### Feb 1999 Switched Capacitor Voltage Regulator Provides Current Gain

```DESIGN IDEAS
Switched Capacitor Voltage Regulator
Provides Current Gain
by Jeff Witt
A switched capacitor voltage
inverter is normally used to generate
a negative supply voltage from a positive input supply. The negative supply
current is equal in magnitude to the
current drawn from the input. This
design idea describes two circuits that
use an inverter to double the current
between the input and output,
increasing efficiency and eliminating
heat dissipation problems.
V
VIN
VIN
CAP+
GND
CAP–
CAP–
VOUT
VOUT
–V
I
Figure 1. Rewiring a switched capacitor inverter for step-down regulation results in
a current gain of 2.
charging C1 into the output. The current delivered to the output is
continuous and equal to twice the
average input current. Because the
output current is continuous, the
output voltage ripple is low. Note that
C1 and COUT do not need to be
matched, as their voltages are equalized on each cycle.
Figure 3 shows the actual circuit.
Instead of halving the input voltage,
the LT1054 modulates the input current (through switch 1 of Figure 2) to
regulate the output voltage. This cir-
1
1
3
3
VOUT
C1
VOUT
2
2
COUT
4
COUT
CURRENT FLOW
Figure 2. The LT1054’s internal switches alternately charge and discharge C1, delivering
a continuous current to the output.
28
cuit can deliver 200mA at 5V from an
input of 11.2V to 13V. Typical efficiency is 74%, compared to 42% for a
linear regulator. More importantly,
dissipation is decreased from 1.4W
for the linear regulator to 0.35W, easily managed by the LT1054’s 8-pin
surface mount package. For a 3.3V/
200mA output, the circuit is 49%
efficient, compared to a linear
regulator’s 27%, with power dissipation reduced from 1.8W to 0.7W. A
6.2Ω resistor in series with C1 shares
the dissipated power with the LT1054;
no heat sink is needed.
Three Diodes
Improve the Inverter
VIN
C1
V/2
GND
2I
VIN
4
I
CAP+
More Efficient than a Linear
If the roles of the ground and output
pins are swapped (Figure 1), an
inverter will divide the input voltage
by two. This circuit can be used in
place of a linear regulator when the
input voltage is more than twice the
desired output, for example, regulation of 12V to 5V or 3.3V.
The circuit’s operation is illustrated
in Figure 2. An internal oscillator
alternately closes and opens four
switches. In the first half cycle,
switches 1 and 2 are closed and current flows from the input to the output,
charging C1. In the second half cycle,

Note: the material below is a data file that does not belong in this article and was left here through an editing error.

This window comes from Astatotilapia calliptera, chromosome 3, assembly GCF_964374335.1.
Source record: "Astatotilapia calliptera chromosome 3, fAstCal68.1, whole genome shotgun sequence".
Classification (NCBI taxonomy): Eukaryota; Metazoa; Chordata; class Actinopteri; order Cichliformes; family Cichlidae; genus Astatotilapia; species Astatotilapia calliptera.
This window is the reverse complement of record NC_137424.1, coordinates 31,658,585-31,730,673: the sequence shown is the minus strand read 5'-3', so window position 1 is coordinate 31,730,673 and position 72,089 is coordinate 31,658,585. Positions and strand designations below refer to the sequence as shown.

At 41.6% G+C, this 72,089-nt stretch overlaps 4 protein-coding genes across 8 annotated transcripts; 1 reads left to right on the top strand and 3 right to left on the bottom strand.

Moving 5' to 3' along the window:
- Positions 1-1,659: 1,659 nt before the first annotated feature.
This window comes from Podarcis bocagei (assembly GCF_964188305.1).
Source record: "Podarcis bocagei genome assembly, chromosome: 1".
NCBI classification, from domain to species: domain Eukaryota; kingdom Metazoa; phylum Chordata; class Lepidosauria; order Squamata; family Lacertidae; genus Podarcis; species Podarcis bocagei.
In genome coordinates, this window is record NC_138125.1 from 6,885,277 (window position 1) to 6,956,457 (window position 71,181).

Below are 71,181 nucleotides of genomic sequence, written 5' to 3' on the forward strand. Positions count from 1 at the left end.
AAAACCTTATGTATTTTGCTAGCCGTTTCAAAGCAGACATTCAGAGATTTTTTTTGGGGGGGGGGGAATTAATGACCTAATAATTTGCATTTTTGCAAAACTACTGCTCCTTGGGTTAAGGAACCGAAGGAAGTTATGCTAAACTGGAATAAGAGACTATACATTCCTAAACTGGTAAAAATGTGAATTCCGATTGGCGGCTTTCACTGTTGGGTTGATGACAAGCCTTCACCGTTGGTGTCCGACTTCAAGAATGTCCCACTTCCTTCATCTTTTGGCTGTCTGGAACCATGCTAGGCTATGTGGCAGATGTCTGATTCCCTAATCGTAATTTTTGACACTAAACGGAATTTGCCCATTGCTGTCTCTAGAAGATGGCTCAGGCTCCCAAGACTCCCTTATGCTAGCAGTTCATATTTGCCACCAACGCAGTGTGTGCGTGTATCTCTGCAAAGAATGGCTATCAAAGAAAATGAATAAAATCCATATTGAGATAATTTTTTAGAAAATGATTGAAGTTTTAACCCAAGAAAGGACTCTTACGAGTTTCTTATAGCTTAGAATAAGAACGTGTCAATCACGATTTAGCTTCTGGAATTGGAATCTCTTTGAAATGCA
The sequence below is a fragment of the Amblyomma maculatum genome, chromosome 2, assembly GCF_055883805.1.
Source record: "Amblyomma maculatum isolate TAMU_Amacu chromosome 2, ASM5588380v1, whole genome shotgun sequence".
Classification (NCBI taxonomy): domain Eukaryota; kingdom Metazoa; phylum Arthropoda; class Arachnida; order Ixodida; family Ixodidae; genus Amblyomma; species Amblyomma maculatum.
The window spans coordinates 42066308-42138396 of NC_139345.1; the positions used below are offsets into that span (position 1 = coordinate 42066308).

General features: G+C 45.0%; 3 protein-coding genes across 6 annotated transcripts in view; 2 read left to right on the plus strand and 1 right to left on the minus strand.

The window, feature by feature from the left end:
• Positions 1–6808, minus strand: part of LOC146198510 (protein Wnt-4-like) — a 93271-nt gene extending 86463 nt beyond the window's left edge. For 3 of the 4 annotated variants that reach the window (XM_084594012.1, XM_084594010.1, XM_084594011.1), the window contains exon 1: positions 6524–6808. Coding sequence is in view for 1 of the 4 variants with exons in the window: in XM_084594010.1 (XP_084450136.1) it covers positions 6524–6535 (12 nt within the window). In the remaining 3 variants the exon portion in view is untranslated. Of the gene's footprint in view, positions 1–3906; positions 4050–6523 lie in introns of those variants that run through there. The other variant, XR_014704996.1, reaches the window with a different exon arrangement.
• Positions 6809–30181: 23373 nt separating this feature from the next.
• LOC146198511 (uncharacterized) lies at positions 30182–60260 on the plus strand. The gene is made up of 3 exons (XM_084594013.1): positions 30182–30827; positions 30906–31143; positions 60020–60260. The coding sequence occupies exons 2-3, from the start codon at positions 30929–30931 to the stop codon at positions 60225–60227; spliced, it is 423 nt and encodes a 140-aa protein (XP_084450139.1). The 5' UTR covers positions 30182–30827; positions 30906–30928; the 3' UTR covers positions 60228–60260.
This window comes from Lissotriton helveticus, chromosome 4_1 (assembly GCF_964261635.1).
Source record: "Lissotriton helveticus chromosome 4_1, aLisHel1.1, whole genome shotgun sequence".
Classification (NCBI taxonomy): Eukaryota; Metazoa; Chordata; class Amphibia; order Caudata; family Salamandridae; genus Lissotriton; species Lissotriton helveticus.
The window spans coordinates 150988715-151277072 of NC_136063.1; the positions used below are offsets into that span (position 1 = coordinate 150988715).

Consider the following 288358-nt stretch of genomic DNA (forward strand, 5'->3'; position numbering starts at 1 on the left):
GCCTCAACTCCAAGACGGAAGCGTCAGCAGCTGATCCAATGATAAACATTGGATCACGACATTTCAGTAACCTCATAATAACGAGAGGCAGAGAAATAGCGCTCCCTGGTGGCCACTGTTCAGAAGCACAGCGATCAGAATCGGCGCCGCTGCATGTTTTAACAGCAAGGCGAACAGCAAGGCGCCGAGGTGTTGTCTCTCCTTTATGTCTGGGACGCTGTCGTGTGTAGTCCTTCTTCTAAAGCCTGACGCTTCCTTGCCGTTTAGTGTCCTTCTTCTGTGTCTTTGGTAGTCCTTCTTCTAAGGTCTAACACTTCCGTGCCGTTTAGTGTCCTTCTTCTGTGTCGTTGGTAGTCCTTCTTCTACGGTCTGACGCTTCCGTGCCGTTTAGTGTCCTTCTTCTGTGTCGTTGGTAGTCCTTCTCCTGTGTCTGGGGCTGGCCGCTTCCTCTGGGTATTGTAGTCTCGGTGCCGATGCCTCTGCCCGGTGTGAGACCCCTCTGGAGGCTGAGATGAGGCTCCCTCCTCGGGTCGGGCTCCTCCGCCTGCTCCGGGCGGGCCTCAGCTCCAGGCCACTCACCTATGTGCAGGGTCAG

switches 3 and 4 are closed, dis-
V
I
The same advantages can be realized
while generating a negative output.
However, a switched capacitor inverter
does not have the right compliment of
switches. By adding three diodes (see
Figure 4), the inverter can charge two
capacitors in series and then discharge them in parallel to an output
capacitor. The absolute value of the
output voltage will equal half of the
input voltage, minus some loss due to
the switches and diodes.
Figure 5 shows a practical circuit,
which converts 12V to –4V. The
LT1054’s servo loop keeps the output
regulated to –4V over an input range
of 11V to 15V and a load current up to
Linear Technology Magazine • February 1999
DESIGN IDEAS
VIN
11V–15V
VIN
12V
8
+
10µF
+
C1*
10µF
2
GND
CAP+
8
6.8µF
V+
3
VOUT
5V/200mA
6
VREF
LT1054CS8
1
CAP–
4
FB/SHDN
R1
39.2k
R3*
200k
VOUT
5
+
2
C1
33µF
V+
CAP+
VREF
U1 LT1054CS8
10µF
D2
D1
330pF
C2
33µF
4
Figure 3. This switched capacitor regulator doubles the current
between the input and the output, increasing efficiency and
eliminating the need for a heat sink.
1
3
86.6k
C3
33µF
CAP–
VOUT
5
C1, C2, C3: AVX TAJB336M010R
C4: AVX TAJB685M025R
D1, D2, D3: MOTOROLA MBR0520LT1
Q1: IR IRLML2402
*FOR 3.3V/200mA, SET R4 = 147k, PUT 6.2Ω IN SERIES
WITH C1 AND PRELOAD WITH R4 = 2.2k
100mA. (Unfortunately, there is too
much voltage loss to regulate to –5V
from a 12V source.) Note that many
that can pull the output above ground
(op amp circuits in particular); Q1
prevents such a load from pulling
U1’s VOUT pin above its ground pin.
20.0k
FB/SHDN
D3
GND
R4*
33k
6
VOUT
–4V/100mA
Q1
Figure 5. This circuit converts 12V to –4V. Only 63mA of input current
is required for 100mA of output current.
Because most of U1’s operating
current flows out of its ground pin,
the input current to this circuit is a
bit more than one-half of the output
current. While delivering 100mA, the
input from 12V was measured at
64mA, resulting in 53% efficiency.
One alternative, a switched capacitor
inverter followed by a linear regulator, would be 33% efficient at best and
power dissipation would be 0.8W. This
circuit dissipates only 0.35W, allowing this all–surface mount circuit to
run cool.
VIN
VIN
1
1
3
3
2
2
4
4
VOUT
VOUT
CURRENT FLOW
Figure 4. Adding three diodes to a switched capacitor inverter doubles the current between the input and the output.
LT1777, continued from page 27
switch node voltage and current waveforms for the LT1777 are more
controlled and rise and fall more slowly
than those of the LT1676 regulator.
By slowing down the sharp edges
during turn-on and turn-off for the
power switch, conducted and radiated EMI are reduced.
The circuit in Figure 1 shows three
inductors: L1A, L1B and LSENSE. L1A
Linear Technology Magazine • February 1999
and L1B are two windings on a single
core to generate ±5V. C2 has been
added to minimize coupling mismatches between the two windings
(L1A and L1B); this forces the winding potentials to be equal and improves
cross-regulation. This creates the dual
SEPIC (single-ended primary inductance converter) topology. LSENSE is a
user-selectable sense inductor to pro-
gram the dI/dt ramp rate (see the